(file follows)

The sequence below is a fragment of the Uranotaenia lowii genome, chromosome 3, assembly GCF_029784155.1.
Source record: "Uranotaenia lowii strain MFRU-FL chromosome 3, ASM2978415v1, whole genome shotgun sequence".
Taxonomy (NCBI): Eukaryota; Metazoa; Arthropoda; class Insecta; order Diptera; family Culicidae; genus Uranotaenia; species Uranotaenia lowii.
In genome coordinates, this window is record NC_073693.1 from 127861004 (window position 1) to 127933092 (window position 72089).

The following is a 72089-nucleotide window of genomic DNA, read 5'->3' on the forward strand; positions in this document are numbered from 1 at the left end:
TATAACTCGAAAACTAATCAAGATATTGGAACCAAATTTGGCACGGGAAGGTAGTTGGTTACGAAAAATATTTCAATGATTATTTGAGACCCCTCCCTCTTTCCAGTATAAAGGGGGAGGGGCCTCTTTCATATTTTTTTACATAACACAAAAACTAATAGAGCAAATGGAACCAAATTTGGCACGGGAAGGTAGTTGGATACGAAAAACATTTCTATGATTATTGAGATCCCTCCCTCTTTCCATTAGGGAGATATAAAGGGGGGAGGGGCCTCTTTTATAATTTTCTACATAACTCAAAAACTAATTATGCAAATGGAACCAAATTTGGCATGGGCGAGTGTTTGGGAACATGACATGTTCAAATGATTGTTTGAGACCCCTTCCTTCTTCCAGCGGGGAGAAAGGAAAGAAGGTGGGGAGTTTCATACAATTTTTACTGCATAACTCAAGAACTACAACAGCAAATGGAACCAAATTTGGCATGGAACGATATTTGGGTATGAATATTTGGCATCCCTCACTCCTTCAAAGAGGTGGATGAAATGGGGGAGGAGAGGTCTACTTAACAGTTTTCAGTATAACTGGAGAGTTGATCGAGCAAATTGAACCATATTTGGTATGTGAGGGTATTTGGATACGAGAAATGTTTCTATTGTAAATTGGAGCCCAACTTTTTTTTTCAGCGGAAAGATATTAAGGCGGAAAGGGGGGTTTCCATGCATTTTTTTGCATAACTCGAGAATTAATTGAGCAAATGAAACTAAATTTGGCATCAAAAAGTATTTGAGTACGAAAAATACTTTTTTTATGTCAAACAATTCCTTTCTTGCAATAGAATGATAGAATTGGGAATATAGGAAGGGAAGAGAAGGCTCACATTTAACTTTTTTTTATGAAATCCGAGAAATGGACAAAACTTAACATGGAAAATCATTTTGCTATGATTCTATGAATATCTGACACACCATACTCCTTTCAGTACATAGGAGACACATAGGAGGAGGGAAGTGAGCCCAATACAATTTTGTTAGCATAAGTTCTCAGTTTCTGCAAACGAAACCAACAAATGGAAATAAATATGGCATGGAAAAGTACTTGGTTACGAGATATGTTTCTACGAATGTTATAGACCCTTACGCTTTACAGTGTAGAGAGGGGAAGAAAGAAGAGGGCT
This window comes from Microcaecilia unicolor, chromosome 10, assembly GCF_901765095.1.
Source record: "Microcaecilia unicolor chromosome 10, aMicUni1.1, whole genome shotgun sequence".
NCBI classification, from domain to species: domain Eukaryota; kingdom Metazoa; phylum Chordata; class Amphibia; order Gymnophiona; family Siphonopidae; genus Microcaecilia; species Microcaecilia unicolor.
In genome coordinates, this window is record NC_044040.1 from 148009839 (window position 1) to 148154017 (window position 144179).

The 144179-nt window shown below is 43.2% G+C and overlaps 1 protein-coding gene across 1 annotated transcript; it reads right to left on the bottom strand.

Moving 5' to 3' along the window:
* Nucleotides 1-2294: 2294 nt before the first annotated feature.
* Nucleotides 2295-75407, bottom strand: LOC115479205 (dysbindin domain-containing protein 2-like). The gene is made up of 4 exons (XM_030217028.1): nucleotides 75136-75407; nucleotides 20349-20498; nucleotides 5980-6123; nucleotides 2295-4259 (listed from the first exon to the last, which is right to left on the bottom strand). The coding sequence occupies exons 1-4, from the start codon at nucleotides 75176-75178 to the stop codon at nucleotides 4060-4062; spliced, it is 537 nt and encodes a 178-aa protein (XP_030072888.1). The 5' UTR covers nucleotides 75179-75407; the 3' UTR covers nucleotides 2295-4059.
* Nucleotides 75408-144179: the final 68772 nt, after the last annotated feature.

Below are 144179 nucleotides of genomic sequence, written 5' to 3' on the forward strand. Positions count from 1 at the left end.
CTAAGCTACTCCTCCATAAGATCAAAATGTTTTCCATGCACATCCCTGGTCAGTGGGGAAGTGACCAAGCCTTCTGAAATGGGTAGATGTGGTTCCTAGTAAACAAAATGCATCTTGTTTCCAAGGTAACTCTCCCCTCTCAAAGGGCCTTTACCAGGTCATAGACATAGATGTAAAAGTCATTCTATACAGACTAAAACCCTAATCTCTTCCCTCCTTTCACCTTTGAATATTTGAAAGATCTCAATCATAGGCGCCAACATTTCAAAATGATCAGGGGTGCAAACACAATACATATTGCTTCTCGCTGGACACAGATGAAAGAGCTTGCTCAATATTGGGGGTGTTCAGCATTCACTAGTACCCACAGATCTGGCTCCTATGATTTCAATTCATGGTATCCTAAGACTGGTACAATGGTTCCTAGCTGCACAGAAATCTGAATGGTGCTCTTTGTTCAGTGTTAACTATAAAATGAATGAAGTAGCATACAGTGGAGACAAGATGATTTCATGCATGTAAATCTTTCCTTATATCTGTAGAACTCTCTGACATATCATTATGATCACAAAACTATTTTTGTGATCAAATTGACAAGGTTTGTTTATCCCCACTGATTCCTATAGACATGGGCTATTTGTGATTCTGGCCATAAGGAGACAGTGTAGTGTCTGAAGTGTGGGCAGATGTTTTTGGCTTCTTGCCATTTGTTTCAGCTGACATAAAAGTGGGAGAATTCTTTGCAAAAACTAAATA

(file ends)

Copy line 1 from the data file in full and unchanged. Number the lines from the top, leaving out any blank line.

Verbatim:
The sequence below is a fragment of the Uranotaenia lowii genome, chromosome 3, assembly GCF_029784155.1.